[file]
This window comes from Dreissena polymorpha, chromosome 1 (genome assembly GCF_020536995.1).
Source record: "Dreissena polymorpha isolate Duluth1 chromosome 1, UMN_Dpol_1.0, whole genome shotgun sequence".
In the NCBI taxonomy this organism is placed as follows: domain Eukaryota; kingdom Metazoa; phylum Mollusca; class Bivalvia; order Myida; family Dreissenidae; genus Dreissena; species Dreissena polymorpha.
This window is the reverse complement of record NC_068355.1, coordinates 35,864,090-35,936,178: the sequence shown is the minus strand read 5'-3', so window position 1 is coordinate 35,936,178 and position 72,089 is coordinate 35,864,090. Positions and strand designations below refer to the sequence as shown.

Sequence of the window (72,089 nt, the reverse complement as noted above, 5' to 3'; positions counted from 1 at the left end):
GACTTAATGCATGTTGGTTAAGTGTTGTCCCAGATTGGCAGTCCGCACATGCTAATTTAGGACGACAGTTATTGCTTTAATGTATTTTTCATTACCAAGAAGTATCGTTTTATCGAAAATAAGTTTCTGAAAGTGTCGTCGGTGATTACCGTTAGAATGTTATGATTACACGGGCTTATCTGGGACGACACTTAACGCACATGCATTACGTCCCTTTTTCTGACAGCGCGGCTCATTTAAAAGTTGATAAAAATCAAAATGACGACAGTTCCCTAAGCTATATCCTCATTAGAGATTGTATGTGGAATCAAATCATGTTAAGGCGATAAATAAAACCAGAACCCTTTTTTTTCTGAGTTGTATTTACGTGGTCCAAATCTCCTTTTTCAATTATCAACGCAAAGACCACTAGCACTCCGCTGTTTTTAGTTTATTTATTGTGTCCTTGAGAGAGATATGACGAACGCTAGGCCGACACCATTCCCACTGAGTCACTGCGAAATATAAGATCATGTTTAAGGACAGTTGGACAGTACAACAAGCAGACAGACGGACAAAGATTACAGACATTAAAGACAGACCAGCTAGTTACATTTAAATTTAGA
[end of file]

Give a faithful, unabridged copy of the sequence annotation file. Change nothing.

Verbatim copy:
This window comes from Dreissena polymorpha, chromosome 1 (genome assembly GCF_020536995.1).
Source record: "Dreissena polymorpha isolate Duluth1 chromosome 1, UMN_Dpol_1.0, whole genome shotgun sequence".
In the NCBI taxonomy this organism is placed as follows: domain Eukaryota; kingdom Metazoa; phylum Mollusca; class Bivalvia; order Myida; family Dreissenidae; genus Dreissena; species Dreissena polymorpha.
This window is the reverse complement of record NC_068355.1, coordinates 35,864,090-35,936,178: the sequence shown is the minus strand read 5'-3', so window position 1 is coordinate 35,936,178 and position 72,089 is coordinate 35,864,090. Positions and strand designations below refer to the sequence as shown.

Sequence of the window (72,089 nt, the reverse complement as noted above, 5' to 3'; positions counted from 1 at the left end):
GACTTAATGCATGTTGGTTAAGTGTTGTCCCAGATTGGCAGTCCGCACATGCTAATTTAGGACGACAGTTATTGCTTTAATGTATTTTTCATTACCAAGAAGTATCGTTTTATCGAAAATAAGTTTCTGAAAGTGTCGTCGGTGATTACCGTTAGAATGTTATGATTACACGGGCTTATCTGGGACGACACTTAACGCACATGCATTACGTCCCTTTTTCTGACAGCGCGGCTCATTTAAAAGTTGATAAAAATCAAAATGACGACAGTTCCCTAAGCTATATCCTCATTAGAGATTGTATGTGGAATCAAATCATGTTAAGGCGATAAATAAAACCAGAACCCTTTTTTTTCTGAGTTGTATTTACGTGGTCCAAATCTCCTTTTTCAATTATCAACGCAAAGACCACTAGCACTCCGCTGTTTTTAGTTTATTTATTGTGTCCTTGAGAGAGATATGACGAACGCTAGGCCGACACCATTCCCACTGAGTCACTGCGAAATATAAGATCATGTTTAAGGACAGTTGGACAGTACAACAAGCAGACAGACGGACAAAGATTACAGACATTAAAGACAGACCAGCTAGTTACATTTAAATTTAGA